New Jersey Opioid Raid Netted Enough Drugs To Kill All of…

Of all the threats that our nation faces in today’s society, none is singularly more damaging than the double-whammy of opioids and the Big Pharmaceutical industry.

Opioids, powerful pain killers such as Vicodin or Oxycontin, have long been the drug of choice for doctors to prescribe to patients suffering from high levels of discomfort.  Broken bones, post-surgical recovery, and chronic aches and pains are just a few of the common conditions for which a doctor will simply give you these powerful narcotics, which are closer to heroin than ibuprofen in chemical makeup.

Certainly, these drugs will help alleviate pain, but they do so in a way that creates undeniable levels of addiction in patients.  Furthermore, the cost of procuring these drugs on the street is incredibly taxing on those who are now addicted thanks to their previous medical conditions.  One cheap alternative is heroin itself, seeing as both drugs are derived from the same parts of the poppy plant are literally just processed opium.

Doctors will continue to prescribe these dangerous drugs, however, as the pharmaceutical industry is taking the American addiction to opioids straight to the bank, and incentivizing doctors to push forward with this ultimately unethical practice.

take our poll - story continues below

Who should replace Nikki Haley as our ambassador to the U.N.?

  • Who should replace Nikki Haley as our ambassador to the U.N.?  

  • This field is for validation purposes and should be left unchanged.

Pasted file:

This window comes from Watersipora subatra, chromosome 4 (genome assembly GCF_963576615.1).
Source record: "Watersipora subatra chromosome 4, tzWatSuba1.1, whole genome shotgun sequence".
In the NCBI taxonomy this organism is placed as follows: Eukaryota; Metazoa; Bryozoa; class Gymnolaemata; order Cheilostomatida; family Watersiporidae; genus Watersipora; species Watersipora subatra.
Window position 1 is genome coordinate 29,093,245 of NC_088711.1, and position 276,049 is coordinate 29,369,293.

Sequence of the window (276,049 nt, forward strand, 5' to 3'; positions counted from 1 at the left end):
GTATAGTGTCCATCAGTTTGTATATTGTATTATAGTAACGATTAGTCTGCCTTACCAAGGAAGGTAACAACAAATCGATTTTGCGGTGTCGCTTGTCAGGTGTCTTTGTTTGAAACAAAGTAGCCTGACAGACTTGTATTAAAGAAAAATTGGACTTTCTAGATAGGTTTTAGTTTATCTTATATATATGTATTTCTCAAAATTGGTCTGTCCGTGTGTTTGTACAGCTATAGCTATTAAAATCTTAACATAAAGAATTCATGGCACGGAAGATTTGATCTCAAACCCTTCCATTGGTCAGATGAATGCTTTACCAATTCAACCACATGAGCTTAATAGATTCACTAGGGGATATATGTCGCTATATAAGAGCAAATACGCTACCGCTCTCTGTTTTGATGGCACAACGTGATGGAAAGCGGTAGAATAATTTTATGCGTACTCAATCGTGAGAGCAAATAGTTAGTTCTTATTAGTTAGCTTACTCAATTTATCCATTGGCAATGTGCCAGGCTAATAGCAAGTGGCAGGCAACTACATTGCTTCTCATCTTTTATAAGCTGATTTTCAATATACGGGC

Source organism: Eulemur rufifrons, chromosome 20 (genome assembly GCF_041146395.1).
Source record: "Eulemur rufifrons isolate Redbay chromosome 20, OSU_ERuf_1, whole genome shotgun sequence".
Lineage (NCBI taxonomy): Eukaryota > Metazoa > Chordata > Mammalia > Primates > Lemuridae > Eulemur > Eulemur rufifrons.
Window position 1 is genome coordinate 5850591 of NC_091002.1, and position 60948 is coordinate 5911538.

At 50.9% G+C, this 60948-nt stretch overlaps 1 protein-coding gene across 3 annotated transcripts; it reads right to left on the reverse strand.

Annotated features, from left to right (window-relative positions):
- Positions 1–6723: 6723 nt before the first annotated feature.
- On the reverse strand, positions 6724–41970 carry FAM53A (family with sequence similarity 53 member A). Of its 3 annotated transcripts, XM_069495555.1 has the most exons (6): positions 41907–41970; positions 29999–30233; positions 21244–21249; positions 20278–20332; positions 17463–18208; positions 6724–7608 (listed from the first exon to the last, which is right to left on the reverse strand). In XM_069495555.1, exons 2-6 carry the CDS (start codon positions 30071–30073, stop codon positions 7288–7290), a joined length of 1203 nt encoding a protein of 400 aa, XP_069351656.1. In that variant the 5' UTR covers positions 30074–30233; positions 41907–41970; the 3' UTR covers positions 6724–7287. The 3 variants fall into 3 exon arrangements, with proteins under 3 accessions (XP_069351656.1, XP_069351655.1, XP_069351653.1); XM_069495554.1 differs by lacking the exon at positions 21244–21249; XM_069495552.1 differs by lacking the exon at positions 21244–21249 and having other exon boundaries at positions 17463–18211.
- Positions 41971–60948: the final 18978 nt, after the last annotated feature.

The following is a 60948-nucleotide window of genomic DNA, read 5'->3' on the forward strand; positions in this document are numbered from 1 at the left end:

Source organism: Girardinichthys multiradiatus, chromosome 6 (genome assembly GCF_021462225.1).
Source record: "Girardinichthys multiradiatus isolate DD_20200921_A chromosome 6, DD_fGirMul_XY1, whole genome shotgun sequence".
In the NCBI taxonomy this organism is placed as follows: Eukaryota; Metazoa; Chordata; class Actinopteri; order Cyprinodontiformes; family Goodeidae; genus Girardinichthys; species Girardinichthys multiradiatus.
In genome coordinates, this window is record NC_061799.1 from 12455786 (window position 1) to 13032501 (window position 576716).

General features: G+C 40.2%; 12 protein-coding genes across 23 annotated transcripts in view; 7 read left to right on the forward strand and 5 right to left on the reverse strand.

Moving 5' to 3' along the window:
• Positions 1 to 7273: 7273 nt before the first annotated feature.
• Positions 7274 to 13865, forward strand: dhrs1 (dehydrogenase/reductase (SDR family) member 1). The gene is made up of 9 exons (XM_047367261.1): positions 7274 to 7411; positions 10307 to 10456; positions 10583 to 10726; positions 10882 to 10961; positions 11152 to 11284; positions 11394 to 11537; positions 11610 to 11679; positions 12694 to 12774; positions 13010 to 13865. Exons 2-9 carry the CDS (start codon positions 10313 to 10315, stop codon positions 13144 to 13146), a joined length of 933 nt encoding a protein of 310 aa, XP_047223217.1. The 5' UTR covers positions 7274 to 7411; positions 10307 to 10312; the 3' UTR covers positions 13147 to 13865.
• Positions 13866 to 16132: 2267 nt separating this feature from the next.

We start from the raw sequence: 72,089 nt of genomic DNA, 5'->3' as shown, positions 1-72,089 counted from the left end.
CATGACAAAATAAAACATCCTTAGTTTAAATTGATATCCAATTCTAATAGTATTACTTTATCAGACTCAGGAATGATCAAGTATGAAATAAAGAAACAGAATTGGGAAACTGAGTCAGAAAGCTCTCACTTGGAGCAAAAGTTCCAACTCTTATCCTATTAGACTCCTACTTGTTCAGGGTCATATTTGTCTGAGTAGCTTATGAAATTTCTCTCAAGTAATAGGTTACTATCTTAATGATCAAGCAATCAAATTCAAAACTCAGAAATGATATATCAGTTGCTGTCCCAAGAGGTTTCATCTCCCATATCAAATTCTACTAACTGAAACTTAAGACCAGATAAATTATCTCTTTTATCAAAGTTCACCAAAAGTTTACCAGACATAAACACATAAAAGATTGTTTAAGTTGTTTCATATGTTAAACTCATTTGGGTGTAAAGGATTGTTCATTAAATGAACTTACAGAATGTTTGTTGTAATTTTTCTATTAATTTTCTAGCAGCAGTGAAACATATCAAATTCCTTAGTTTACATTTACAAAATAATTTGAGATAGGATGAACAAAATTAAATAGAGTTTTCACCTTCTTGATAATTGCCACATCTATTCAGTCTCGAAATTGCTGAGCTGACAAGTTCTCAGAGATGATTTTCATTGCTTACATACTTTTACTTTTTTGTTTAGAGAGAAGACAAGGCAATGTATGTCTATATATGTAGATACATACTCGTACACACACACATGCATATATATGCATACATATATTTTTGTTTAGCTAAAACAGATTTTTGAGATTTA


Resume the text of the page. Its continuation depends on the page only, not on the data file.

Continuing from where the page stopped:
Completing this poll grants you access to The Constitution updates free of charge. You may opt out at anytime. You also agree to this site's Privacy Policy and Terms of Use.

Trending: Science is Settled

Now, the rise of fentanyl, (an opioid stronger than heroin itself), has many concerned for the future of American addiction.  This new version of the old scourge is so incredibly powerful that a recent seizure of an illegal stash of fentanyl in New Jersey contained enough of the drug to kill the entire population of the state PLUS the entire population of New York City.

That amount would fit in your luggage.

“Two men have been sentenced to prison for possessing nearly 100 pounds of the drug fentanyl — enough to kill the entire population of New Jersey and New York City, officials said.

“Fentanyl is a powerful opioid that is 50 to 100 times more potent than morphine and 30 to 50 times more potent than heroin, and a dose as small as a quarter of a milligram can be fatal.
New Jersey authorities said that the 45 kilos of fentanyl, seized in June 2017, contained more than 18 million lethal doses. It was the largest seizure ever in the state.
“‘The 100 pounds of fentanyl trafficked into our state by these drug dealers could have generated enough lethal doses to kill the entire populations of New Jersey and New York City combined,’ New Jersey Attorney General Gurbir Grewal said in a statement.
“‘Because dealers use this super-potent opioid to boost heroin and create counterfeit oxy pills, drug users are left to play a deadly game of Russian roulette each time they give way to their addiction.'”
Fentanyl will likely continue to be the #1 threat to suffering Americans, who are very much at the mercy of the Big Pharmaceutical industry in order to manage their pain.
In states such as Colorado, however, the advent of recreational and medicinal cannabis has reduced the opioid overdose rate by leaps and bounds.  The issue here, of course, is profitability.  By employing a simple plant to manage pain and other issues, pharmaceutical companies have little leeway for monopolization, nor does medicinal cannabis create any addiction issues for these corporations to profit from.  The enormous prescription drug industry lobby has, therefore, spent inordinate amounts of resources to curb the spread of Colorado’s success.

Please leave your comments below

We have no tolerance for comments containing violence, racism, vulgarity, profanity, all caps, or discourteous behavior. Thank you for partnering with us to maintain a courteous and useful public environment where we can engage in reasonable discourse.